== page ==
Annual Humanities Symposium returns in-person after three years

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After three years of a suspended in-person experience since 2019, the annual Townsend Harris High School Humanities Symposium took place at Queens College’s Rosenthal Library on May 24 and 25. With the mentorship of Queens College professors and THHS teachers, this event was an opportunity for seniors in the Humanities Seminar course to showcase their in-depth literary research on this year’s theme: the Outsider and Social Ethics. 

In addition to school faculty members, underclassmen also had the opportunity to attend at least one of the sessions during their humanities classes. A judging panel consisting of members of the junior class helped determine award winners for cash prizes including best research, best presentation, best close reading, and best overall presentation.

Faculty advisor of The Classic and Humanities Seminar teacher Brian Sweeney said, “The seniors did an incredible job at the Symposium. Every single group was impressive, organized, and engaging.” A cash prize funded by Townsend Harris’ alumni association was offered to participants with outstanding presentations. 

At the crux of the symposium is the idea of the literary “outsider,” characters that manifest their otherness in a variety of social or psychological structures imposed either internally or externally. A malleable subject, students could exercise the creative freedom to interpret the theme in different forms exemplified by the various featured student panels, including “outside of time,” “outsider philosophy and neurodiversity,” and “women, outsiders, and butterflies.”

Seniors Rahma Abdullah and Eliza Josephson were a part of the group that won the best overall award for their research “The Yassification of Vampires – The Evolution from Dracula to The Twilight Saga.” Eliza said that via the presentation “everything ends up coming together in a final product I’m really proud of,” and Rahma said that in earning the prize, “It felt like the culmination of all our hard work.”

“The Yassification of Vampires – The Evolution from Dracula to The Twilight Saga”

Senior Isabel Sam, one of Rahma and Eliza’s other groupmates, cited the important role Principal Brian Condon played in her group’s presentation. She said, “While our group was discussing Dracula, Principal Condon was visiting our class and had mentioned that Dracula was one of his favorite novels and encouraged us to further examine it, so we decided to make Dracula our thesis text.”

Senior Isabella Sicilian’s group took part in the mothers and outsiders panel, presenting their research titled “Maladies, Mothers, and Meals, Oh My!: Creating Mothers’ Third Space through Food in Interpreter of Maladies.” Having won the runner-up for the best close reading award, Isabella commented on the preparation process for the presentation: “We practiced our slide show for Mr. Sweeney and our professor for which we received feedback. Also, we spent the previous two days on Zoom calls rehearsing our parts. [In the end] it was really exciting! We put in a lot of work this past semester, and I’m really proud; our efforts paid off.”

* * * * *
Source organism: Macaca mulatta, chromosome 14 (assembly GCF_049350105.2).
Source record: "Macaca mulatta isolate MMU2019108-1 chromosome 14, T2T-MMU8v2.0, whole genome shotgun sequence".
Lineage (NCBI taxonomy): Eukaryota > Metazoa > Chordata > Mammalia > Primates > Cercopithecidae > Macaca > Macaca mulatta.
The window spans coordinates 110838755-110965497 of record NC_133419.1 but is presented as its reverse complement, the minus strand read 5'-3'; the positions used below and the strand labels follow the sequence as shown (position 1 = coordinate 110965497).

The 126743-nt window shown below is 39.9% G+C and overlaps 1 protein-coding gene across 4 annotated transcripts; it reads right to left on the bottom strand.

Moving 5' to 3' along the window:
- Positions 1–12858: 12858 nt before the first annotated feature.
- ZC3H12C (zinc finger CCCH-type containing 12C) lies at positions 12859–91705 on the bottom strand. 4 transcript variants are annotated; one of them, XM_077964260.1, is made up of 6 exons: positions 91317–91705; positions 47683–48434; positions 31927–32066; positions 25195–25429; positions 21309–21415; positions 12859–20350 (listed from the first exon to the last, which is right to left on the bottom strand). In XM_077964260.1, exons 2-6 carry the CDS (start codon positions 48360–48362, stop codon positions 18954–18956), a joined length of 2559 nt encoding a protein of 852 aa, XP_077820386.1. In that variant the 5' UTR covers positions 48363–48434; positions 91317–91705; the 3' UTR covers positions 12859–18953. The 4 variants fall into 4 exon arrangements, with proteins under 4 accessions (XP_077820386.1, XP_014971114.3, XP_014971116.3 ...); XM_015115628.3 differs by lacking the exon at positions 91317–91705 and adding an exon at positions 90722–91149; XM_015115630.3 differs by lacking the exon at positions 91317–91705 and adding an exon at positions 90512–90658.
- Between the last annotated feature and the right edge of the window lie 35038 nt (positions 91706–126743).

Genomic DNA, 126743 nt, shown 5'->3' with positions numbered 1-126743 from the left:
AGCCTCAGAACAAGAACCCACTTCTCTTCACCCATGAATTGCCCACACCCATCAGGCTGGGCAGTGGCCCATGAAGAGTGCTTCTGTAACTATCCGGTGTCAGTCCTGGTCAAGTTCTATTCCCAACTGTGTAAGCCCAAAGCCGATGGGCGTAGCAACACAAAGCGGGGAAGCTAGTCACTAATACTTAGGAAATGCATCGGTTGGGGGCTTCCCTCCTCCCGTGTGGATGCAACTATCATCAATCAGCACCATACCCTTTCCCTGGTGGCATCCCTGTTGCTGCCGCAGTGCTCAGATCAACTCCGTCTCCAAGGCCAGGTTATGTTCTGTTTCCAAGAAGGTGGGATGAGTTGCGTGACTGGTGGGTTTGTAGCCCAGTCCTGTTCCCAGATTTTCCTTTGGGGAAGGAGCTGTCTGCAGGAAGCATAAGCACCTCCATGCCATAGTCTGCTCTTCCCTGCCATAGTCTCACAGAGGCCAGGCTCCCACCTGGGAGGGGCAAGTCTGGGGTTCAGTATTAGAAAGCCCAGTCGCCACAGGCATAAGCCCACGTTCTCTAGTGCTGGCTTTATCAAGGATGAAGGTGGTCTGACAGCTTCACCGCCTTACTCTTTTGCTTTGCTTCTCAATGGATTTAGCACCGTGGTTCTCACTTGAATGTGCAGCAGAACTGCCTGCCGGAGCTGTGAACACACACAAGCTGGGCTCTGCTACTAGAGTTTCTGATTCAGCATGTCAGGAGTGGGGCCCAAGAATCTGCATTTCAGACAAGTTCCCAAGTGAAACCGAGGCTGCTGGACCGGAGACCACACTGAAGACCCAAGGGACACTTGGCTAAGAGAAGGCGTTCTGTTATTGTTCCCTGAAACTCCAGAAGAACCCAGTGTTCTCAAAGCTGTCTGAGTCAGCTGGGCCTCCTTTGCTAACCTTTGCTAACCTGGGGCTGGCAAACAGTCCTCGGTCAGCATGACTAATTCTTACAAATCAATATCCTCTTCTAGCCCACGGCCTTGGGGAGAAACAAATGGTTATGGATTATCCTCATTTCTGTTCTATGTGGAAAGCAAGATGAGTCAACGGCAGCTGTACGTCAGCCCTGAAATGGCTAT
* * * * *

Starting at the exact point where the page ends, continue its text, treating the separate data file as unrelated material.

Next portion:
Senior Karan Ajmera reflected on his group’s presentation on divergent outsiders “DID You Hear (Me) Us?” He said, “Doing all the research, reading the texts, and writing our analysis papers might have been hard at times but my group members and I really liked our topic so it was really interesting and fun.”

Seniors noted the stress that came with preparing such an important presentation. Senior Benjamin Zeller, who presented “Branded by Sin: Symbolism, Society, and Exclusion in Nathaniel Hawthorne’s The Scarlet Letter,” said, “Even though the crowd didn’t look that imposing, it was still scary.”

Students watch a presentation

This year’s seniors were the only group of students who had seen the symposium before the pandemic hit. Citing this, Mr. Sweeney said this year’s seniors helped revitalize the symposium and served as an example for the underclassman audience for when they themselves must undertake the task. “They [the seniors] completely succeeded in reviving the tradition and showing the other grades how it’s done,” he said. 

Sophomore Brandon Tendilla said, “It really was an eye-opening experience. I definitely want to take the Humanities Seminar course and follow the seniors’ footsteps.”

Photos by Brian Sweeney and Haley O’Toole

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